statistics often lie

Spurious graphs | Day 177

If you visit Australia’s leading anti-vaccination page on Facebook, you will be greeted with various copyrighted graphs in their photo albums – such as this one.  There are so many problems with this curious artwork that people have devoted entire articles to this already, so I don’t have to. Long story short – the data used in these is shoddy.

Still, to the untrained eye these graphs may seem to be conveying valuable information, and herein lies the problem exploited not only by anti-vaccination zealots. A well-designed graph conveys a wealth of useful information that would otherwise be scattered in scientific text and difficult to take in at a glance. But manipulate that design – with or without intent – and all of a sudden you are effectively lying under the guise of statistics.

We already know that trivial graphs make the presented information seem more authoritative, but even valid ones that are based on robust data can mislead the viewer by a sleight of hand, change of perspective, resolution, or introduction of irrelevant data.

Perhaps the most widely known example of a spurious graph is one where you take two trends and plot them over time – if the lines in the chart look similar, there instantly seems to be an apparent causal relationship there. This is known as a ‘spurious relationship’, although some also call it the ‘spurious correlation fallacy’.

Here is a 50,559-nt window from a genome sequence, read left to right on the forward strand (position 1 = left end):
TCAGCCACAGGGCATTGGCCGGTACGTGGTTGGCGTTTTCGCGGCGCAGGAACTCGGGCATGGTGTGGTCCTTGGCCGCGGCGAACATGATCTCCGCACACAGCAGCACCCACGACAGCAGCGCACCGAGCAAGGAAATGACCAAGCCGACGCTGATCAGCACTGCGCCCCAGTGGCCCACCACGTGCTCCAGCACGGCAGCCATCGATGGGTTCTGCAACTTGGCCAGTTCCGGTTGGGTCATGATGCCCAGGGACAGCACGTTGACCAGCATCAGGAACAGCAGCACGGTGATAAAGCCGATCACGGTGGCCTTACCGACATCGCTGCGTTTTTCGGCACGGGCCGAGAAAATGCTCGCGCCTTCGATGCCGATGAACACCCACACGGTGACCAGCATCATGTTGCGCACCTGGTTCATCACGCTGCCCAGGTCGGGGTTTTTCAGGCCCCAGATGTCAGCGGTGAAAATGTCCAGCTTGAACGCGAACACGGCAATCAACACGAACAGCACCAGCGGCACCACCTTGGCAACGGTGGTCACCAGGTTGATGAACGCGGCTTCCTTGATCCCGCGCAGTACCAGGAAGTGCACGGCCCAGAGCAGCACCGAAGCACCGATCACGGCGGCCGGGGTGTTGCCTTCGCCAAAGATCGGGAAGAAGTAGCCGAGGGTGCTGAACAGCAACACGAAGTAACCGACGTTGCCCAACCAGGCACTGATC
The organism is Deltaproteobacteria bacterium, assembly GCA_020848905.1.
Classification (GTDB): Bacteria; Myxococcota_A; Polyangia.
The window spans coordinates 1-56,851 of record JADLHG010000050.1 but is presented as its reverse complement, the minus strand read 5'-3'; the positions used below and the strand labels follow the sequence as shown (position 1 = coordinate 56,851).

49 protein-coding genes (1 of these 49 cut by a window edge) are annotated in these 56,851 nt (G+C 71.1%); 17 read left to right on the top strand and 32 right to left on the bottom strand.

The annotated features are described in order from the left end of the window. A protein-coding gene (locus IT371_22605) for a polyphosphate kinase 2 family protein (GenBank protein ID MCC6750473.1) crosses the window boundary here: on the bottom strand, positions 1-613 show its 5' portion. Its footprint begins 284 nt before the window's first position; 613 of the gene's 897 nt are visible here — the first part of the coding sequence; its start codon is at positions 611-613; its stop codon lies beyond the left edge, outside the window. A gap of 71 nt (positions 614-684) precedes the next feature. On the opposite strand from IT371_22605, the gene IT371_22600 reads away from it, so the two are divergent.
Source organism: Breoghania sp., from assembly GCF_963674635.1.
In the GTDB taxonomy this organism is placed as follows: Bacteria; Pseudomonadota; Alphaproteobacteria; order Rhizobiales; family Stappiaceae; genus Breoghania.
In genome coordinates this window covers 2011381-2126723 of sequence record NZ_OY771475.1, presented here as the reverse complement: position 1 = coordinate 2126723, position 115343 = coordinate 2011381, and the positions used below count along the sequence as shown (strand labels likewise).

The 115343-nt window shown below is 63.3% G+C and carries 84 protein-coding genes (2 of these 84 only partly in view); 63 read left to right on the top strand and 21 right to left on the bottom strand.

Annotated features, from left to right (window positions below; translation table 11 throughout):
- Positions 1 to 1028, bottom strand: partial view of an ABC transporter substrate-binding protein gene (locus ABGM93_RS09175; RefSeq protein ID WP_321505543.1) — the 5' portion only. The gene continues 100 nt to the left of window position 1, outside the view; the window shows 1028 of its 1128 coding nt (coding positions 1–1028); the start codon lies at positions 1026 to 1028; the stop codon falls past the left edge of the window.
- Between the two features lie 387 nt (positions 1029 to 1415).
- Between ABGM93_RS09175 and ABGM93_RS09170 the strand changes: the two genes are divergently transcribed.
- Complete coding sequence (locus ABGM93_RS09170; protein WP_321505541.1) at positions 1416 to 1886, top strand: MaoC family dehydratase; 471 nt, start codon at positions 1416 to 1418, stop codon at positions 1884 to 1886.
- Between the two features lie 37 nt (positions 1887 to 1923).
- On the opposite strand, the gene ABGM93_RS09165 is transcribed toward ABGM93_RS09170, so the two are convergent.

A Harvard Law student even built a website that publishes statistical correlations mined from datasets by a purpose-written algorithm. Here you will find graphs that show the ‘per capita consumption of cheese in the US’ correlated with the ‘number of people who died by becoming tangled in their bedsheets’.

spurious correlations

These spurious graphs elegantly remind you to look for a hidden variable, and that correlation does not imply causation.

But there are other things you can do to present statistical information in a misleading manner. For further reading I kindly direct you to “Five ways to lie with charts” from the latest issue of Nautilus magazine, and “Misleading Graphs: Real Life Examples.” Have fun.

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